“The union itself had live complaints, as of December of last year, and those complains could have moved forward,” Osborne said, adding that the union’s “claims need to be administratively exhausted in this case.”

Randolph, however, disagreed and said NAIJ did not have the option to address its grievances once it lost its status as a union.

“There can’t be a refusal to bargain if the union is not recognized,” he said.

NAIJ President Mimi Tsankov said in an interview following oral arguments that the union feels confident about the appeals court’s handling of its case.

“The panel really delved into a lot of the details of how that determination was made, and whether we were given a fair hearing at the Federal Labor Relations Authority level,” Tsankov said.

NAIJ has reason to think that its third appearance before the FLRA on this matter might yield a different result.

The FLRA now has a majority of Biden administration appointees, and its chairman — once the lone dissenter in the Trump-era rulings — has repeatedly challenged the authority’s arguments underpinning the decision to decertify the union.

Now-FLRA Chairman Ernest DuBester wrote in his November 2020 dissenting opinion that the agency’s decision to decertify NAIJ was the “antithesis of reasoned decision-making.”

Abiel Garcia, an attorney representing NAIJ, cited DuBester’s dissenting opinions throughout oral arguments last week.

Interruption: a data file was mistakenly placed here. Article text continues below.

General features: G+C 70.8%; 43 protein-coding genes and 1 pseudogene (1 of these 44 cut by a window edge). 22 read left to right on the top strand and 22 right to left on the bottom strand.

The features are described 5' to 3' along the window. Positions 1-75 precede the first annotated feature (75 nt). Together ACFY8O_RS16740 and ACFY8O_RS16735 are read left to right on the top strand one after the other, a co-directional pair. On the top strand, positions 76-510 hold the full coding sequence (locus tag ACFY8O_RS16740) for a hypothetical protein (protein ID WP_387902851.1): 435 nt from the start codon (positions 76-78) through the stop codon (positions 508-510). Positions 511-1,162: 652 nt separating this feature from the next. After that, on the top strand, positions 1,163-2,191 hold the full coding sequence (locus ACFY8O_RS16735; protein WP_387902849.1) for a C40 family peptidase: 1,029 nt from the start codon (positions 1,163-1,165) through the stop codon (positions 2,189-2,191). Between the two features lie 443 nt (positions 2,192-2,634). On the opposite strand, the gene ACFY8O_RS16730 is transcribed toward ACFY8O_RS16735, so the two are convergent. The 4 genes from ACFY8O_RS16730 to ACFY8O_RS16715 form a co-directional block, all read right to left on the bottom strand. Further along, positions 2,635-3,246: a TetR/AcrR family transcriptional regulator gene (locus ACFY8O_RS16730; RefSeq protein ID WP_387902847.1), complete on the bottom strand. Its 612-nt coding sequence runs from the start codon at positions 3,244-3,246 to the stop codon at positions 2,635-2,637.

“The statement underpins the repeated due process violations committed by the authority,” Garcia said.

The Justice Department under the Biden administration has also withdrawn its support to decertify NAIJ. DOJ under the Trump administration originally sought to decertify the union, arguing that the judges are actually management employees, and not eligible for union representation.

Tsankov said the DOJ’s reversal shows that the Biden administration has taken steps to roll back the Trump administration’s decision to decertify NAIJ.

“The FLRA has the authority to withdraw its opposition to our case pending before the D.C. Circuit, and they’ve chosen not to do so. We’re concerned that the FLRA is continuing to advance this case, even in the most union-friendly administration. They are employees of the Biden administration, and they’re still advancing this union-busting activity,” Tsankov said.

NAIJ is looking to regain its collective bargaining status to raise concerns about a backlog of more than 1.9 million immigration cases, as well as courtroom safety and health issues, a lack of translators, technology deficiencies, and other problems.

“We are resource-starved by comparison to the amount of work that we are responsible for completing,” Tsankov said.

NAIJ represents about 580 immigration judges that serve at roughly 70 immigration courts around the country.

The union, meanwhile, supports the Real Courts, Rule of Law Act,  introduced by Rep. Zoe Lofgren (D-Calif.), which if passed would form an independent immigration court separate from the DOJ.